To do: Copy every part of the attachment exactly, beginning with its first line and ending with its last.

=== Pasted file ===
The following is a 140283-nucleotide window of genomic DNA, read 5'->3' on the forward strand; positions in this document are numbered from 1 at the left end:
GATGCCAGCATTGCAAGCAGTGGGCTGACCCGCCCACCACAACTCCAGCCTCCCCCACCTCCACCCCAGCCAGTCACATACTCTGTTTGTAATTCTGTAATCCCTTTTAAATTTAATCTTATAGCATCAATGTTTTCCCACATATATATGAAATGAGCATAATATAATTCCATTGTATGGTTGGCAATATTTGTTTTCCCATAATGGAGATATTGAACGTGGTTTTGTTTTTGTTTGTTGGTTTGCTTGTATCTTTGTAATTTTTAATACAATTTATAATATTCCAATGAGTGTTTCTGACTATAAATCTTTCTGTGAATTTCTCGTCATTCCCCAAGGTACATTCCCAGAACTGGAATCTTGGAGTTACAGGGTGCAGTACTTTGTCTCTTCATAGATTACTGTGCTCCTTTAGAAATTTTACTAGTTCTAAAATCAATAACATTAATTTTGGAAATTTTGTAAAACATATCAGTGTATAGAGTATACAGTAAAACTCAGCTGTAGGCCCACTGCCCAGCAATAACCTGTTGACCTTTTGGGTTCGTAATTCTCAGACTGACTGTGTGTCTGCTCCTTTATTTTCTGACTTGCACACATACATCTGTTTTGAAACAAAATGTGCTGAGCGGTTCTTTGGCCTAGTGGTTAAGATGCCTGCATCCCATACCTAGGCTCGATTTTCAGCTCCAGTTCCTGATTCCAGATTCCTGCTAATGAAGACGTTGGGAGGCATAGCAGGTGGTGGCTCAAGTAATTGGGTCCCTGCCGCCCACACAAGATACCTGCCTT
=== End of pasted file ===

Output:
The following is a 140283-nucleotide window of genomic DNA, read 5'->3' on the forward strand; positions in this document are numbered from 1 at the left end:
GATGCCAGCATTGCAAGCAGTGGGCTGACCCGCCCACCACAACTCCAGCCTCCCCCACCTCCACCCCAGCCAGTCACATACTCTGTTTGTAATTCTGTAATCCCTTTTAAATTTAATCTTATAGCATCAATGTTTTCCCACATATATATGAAATGAGCATAATATAATTCCATTGTATGGTTGGCAATATTTGTTTTCCCATAATGGAGATATTGAACGTGGTTTTGTTTTTGTTTGTTGGTTTGCTTGTATCTTTGTAATTTTTAATACAATTTATAATATTCCAATGAGTGTTTCTGACTATAAATCTTTCTGTGAATTTCTCGTCATTCCCCAAGGTACATTCCCAGAACTGGAATCTTGGAGTTACAGGGTGCAGTACTTTGTCTCTTCATAGATTACTGTGCTCCTTTAGAAATTTTACTAGTTCTAAAATCAATAACATTAATTTTGGAAATTTTGTAAAACATATCAGTGTATAGAGTATACAGTAAAACTCAGCTGTAGGCCCACTGCCCAGCAATAACCTGTTGACCTTTTGGGTTCGTAATTCTCAGACTGACTGTGTGTCTGCTCCTTTATTTTCTGACTTGCACACATACATCTGTTTTGAAACAAAATGTGCTGAGCGGTTCTTTGGCCTAGTGGTTAAGATGCCTGCATCCCATACCTAGGCTCGATTTTCAGCTCCAGTTCCTGATTCCAGATTCCTGCTAATGAAGACGTTGGGAGGCATAGCAGGTGGTGGCTCAAGTAATTGGGTCCCTGCCGCCCACACAAGATACCTGCCTT